Every process running on a Windows 2000/2003 server has a username associated with it. The username, in conjunction with ACLs (described earlier in Section 19-2 determines what resources the process will have access to.
By default, ASP.NET processes run with a userName of machine (note all lowercase). This causes the processes to run under a special low privilege user account named "ASPNET", which is created when the ASP.NET is installed. It is also possible to change the value of userName to SYSTEM, which gives the processes full access to all resources, or to any valid username which is a member of a domain which has sufficient access rights to the web server. If there is a security breach, then a malicious user may be able to run processes with the same access to resources provided by the userName assigned to the ASP.NET processes.
To provide more flexibility, ASP.NET supports impersonation. Using impersonation, the ASP.NET process assumes, and executes with, the identity of the client making the request. For example, if user Dan requests a web page, and this web page requests access to a resource on the server, then when ASP.NET requests that resource, it will be as though Dan made the request, not machine. The permissions assigned to Dan in the ACLs will govern the request.
Impersonation is not enabled by default, since it consumes additional server resources. Impersonation is enabled with an <identity> section in a configuration file. The default <identity> section in machine.config looks like the following:
<identity impersonate="false" />
To enable impersonation for an application, add a similar line to the web.config file in the application virtual root directory, changing the impersonate attribute value to true.
If impersonation is enabled and the request is from an authenticated user, then the ASP.NET process will run as though it were the authenticated user. If the request if from an anonymous user, the process will run as though it were IUSR_MachineName, where MachineName is the name of the web server.
It is also possible to configure ASP.NET to always impersonate using a specific identity. The following <identity> section configures ASP.NET to always run as Dan with a password of pwd:
<identity impersonate="true" username="Dan" password="pwd" />
If the username is part of a different domain from the web server, the domain name can be part of the username, as in Stersol\Dan.
If the application resides on a UNC (Universal Naming Convention) share, then the ASP.NET process will execute as the IIS UNC token whether impersonation is enabled or disabled. The only exception is that if impersonation is enabled with a specific username, then that username will be used for the UNC share, and access to the share will be dependent on that username's access rights.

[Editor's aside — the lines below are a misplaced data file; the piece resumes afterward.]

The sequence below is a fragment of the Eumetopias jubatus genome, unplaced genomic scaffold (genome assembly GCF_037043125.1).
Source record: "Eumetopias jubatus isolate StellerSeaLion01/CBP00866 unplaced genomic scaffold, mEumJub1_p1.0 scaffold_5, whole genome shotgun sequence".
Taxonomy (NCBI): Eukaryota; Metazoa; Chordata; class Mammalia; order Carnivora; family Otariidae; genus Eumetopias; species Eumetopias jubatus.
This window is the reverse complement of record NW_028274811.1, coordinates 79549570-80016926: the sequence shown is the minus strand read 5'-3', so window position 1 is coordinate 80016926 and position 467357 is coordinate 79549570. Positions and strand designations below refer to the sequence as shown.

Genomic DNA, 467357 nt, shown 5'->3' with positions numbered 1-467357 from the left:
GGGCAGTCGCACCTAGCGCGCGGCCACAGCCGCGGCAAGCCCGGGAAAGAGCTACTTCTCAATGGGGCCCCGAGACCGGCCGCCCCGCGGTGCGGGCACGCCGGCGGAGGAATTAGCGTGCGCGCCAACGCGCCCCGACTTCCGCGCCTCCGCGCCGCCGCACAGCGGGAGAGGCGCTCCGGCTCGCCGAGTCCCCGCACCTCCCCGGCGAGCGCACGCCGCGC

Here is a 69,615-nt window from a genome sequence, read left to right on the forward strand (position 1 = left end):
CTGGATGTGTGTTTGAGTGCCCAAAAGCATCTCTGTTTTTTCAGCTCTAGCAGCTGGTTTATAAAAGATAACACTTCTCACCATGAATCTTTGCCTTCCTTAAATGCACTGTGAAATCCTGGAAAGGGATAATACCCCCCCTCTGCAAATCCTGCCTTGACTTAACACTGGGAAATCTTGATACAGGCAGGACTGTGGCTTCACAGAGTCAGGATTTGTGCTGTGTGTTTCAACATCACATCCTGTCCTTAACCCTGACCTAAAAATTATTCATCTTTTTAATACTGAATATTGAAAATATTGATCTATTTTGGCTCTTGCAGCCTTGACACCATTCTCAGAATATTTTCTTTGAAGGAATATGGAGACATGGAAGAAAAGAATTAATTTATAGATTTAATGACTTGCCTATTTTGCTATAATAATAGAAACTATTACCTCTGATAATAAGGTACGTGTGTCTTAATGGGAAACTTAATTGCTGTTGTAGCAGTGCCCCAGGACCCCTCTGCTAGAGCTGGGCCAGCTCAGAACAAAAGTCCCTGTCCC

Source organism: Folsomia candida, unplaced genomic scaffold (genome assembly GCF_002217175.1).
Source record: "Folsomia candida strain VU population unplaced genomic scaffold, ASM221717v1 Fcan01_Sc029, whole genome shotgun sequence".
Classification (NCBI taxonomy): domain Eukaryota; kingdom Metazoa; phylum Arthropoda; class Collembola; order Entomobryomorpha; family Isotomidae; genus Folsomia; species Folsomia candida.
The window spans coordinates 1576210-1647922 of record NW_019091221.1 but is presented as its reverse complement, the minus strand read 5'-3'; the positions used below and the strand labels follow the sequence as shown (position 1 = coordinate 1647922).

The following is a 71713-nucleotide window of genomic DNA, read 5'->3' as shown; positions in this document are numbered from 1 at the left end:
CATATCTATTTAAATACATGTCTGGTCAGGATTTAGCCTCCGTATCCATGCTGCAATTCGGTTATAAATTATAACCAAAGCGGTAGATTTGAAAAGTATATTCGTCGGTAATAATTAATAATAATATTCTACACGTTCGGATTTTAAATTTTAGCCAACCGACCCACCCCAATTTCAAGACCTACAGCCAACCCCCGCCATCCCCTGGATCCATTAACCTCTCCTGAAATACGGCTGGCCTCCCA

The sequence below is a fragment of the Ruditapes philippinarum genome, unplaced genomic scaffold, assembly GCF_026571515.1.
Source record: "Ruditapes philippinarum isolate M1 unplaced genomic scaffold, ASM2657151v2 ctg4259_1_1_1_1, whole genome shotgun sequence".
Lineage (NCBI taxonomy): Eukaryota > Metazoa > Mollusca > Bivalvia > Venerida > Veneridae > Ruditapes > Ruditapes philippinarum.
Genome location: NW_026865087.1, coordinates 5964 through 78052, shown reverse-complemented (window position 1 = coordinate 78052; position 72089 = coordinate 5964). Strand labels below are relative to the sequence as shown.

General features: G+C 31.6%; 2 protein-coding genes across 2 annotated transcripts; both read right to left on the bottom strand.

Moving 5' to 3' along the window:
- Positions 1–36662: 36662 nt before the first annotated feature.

19.3.1 Application Identity
As stated earlier, the default identity for ASP.NET is machine. This is controlled by setting the username attribute to machine in the <processModel> section of the machine.config configuration file. The default <processModel> section looks like the following:
<processModel enable="true" timeout="Infinite" idleTimeout="Infinite" shutdownTimeout="0:00:05" requestLimit="Infinite" requestQueueLimit="5000" restartQueueLimit="10" memoryLimit="60" webGarden="false" cpuMask="0xffffffff" userName="machine" password="AutoGenerate" logLevel="Errors" clientConnectedCheck="0:00:05" comAuthenticationLevel="Connect" comImpersonationLevel="Impersonate" />
The relevant attributes here are userName and password. There are two special values for userName: SYSTEM and machine (note all lowercase). The default is machine. In either case, the value for password needs to be AutoGenerate, which forces the system to create its own password. As mentioned previously, when ASP.NET assumes the username SYSTEM, it has full access to all resources. The default value of userName, machine, will cause the process to run using a special account, installed automatically when ASP.NET is installed, called ASPNET. This account is a member of the Users group, which is prevented from making system-wide changes.
You can also set userName and password to a specific domain or Active Directory user account, which will then become the default user for all ASP.NET processes. If you do this, the user account specified must have the following rights: